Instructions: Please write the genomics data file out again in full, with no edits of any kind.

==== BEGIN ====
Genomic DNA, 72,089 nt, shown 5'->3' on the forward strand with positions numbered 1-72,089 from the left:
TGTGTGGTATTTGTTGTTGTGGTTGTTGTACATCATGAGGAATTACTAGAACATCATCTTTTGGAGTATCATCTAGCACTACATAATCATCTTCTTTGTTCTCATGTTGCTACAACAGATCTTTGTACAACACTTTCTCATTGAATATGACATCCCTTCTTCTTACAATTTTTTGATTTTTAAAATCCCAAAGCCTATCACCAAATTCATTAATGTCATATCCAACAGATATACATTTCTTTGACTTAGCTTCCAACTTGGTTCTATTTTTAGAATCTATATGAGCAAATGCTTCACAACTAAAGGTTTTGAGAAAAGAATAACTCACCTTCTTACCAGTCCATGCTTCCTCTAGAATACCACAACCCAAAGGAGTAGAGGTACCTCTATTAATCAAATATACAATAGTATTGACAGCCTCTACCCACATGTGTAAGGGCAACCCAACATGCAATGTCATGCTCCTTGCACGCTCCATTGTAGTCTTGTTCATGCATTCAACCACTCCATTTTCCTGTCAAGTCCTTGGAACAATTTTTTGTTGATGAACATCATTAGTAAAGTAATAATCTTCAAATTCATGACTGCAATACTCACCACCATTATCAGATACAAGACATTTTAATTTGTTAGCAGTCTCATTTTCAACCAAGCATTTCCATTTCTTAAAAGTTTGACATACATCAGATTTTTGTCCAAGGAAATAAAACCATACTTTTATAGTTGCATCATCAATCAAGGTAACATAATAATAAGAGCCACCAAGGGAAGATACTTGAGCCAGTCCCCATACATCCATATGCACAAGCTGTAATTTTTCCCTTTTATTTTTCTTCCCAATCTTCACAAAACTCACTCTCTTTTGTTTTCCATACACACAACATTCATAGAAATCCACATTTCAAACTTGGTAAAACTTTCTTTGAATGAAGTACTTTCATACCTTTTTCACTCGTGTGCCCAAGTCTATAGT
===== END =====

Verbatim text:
Genomic DNA, 72,089 nt, shown 5'->3' on the forward strand with positions numbered 1-72,089 from the left:
TGTGTGGTATTTGTTGTTGTGGTTGTTGTACATCATGAGGAATTACTAGAACATCATCTTTTGGAGTATCATCTAGCACTACATAATCATCTTCTTTGTTCTCATGTTGCTACAACAGATCTTTGTACAACACTTTCTCATTGAATATGACATCCCTTCTTCTTACAATTTTTTGATTTTTAAAATCCCAAAGCCTATCACCAAATTCATTAATGTCATATCCAACAGATATACATTTCTTTGACTTAGCTTCCAACTTGGTTCTATTTTTAGAATCTATATGAGCAAATGCTTCACAACTAAAGGTTTTGAGAAAAGAATAACTCACCTTCTTACCAGTCCATGCTTCCTCTAGAATACCACAACCCAAAGGAGTAGAGGTACCTCTATTAATCAAATATACAATAGTATTGACAGCCTCTACCCACATGTGTAAGGGCAACCCAACATGCAATGTCATGCTCCTTGCACGCTCCATTGTAGTCTTGTTCATGCATTCAACCACTCCATTTTCCTGTCAAGTCCTTGGAACAATTTTTTGTTGATGAACATCATTAGTAAAGTAATAATCTTCAAATTCATGACTGCAATACTCACCACCATTATCAGATACAAGACATTTTAATTTGTTAGCAGTCTCATTTTCAACCAAGCATTTCCATTTCTTAAAAGTTTGACATACATCAGATTTTTGTCCAAGGAAATAAAACCATACTTTTATAGTTGCATCATCAATCAAGGTAACATAATAATAAGAGCCACCAAGGGAAGATACTTGAGCCAGTCCCCATACATCCATATGCACAAGCTGTAATTTTTCCCTTTTATTTTTCTTCCCAATCTTCACAAAACTCACTCTCTTTTGTTTTCCATACACACAACATTCATAGAAATCCACATTTCAAACTTGGTAAAACTTTCTTTGAATGAAGTACTTTCATACCTTTTTCACTCGTGTGCCCAAGTCTATAGT